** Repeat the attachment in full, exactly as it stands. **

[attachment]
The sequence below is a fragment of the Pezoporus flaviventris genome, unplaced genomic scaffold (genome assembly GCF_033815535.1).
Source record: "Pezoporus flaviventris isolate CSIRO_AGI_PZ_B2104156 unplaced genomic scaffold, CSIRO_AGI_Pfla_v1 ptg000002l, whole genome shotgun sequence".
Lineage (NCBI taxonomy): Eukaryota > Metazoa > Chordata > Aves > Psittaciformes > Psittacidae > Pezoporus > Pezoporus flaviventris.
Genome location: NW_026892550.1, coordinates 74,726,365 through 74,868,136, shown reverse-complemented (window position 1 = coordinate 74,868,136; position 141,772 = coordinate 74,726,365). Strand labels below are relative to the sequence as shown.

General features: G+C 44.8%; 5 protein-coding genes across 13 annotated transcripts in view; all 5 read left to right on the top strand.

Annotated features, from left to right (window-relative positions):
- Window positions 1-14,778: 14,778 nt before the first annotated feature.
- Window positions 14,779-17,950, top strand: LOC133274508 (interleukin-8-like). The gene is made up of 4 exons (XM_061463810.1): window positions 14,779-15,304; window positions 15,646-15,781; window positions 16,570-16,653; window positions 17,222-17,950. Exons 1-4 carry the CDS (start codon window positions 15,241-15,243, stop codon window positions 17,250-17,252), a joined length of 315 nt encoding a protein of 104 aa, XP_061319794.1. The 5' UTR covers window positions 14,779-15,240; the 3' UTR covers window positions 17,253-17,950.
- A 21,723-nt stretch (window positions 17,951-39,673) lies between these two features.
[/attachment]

The sequence below is a fragment of the Pezoporus flaviventris genome, unplaced genomic scaffold (genome assembly GCF_033815535.1).
Source record: "Pezoporus flaviventris isolate CSIRO_AGI_PZ_B2104156 unplaced genomic scaffold, CSIRO_AGI_Pfla_v1 ptg000002l, whole genome shotgun sequence".
Lineage (NCBI taxonomy): Eukaryota > Metazoa > Chordata > Aves > Psittaciformes > Psittacidae > Pezoporus > Pezoporus flaviventris.
Genome location: NW_026892550.1, coordinates 74,726,365 through 74,868,136, shown reverse-complemented (window position 1 = coordinate 74,868,136; position 141,772 = coordinate 74,726,365). Strand labels below are relative to the sequence as shown.

General features: G+C 44.8%; 5 protein-coding genes across 13 annotated transcripts in view; all 5 read left to right on the top strand.

Annotated features, from left to right (window-relative positions):
- Window positions 1-14,778: 14,778 nt before the first annotated feature.
- Window positions 14,779-17,950, top strand: LOC133274508 (interleukin-8-like). The gene is made up of 4 exons (XM_061463810.1): window positions 14,779-15,304; window positions 15,646-15,781; window positions 16,570-16,653; window positions 17,222-17,950. Exons 1-4 carry the CDS (start codon window positions 15,241-15,243, stop codon window positions 17,250-17,252), a joined length of 315 nt encoding a protein of 104 aa, XP_061319794.1. The 5' UTR covers window positions 14,779-15,240; the 3' UTR covers window positions 17,253-17,950.
- A 21,723-nt stretch (window positions 17,951-39,673) lies between these two features.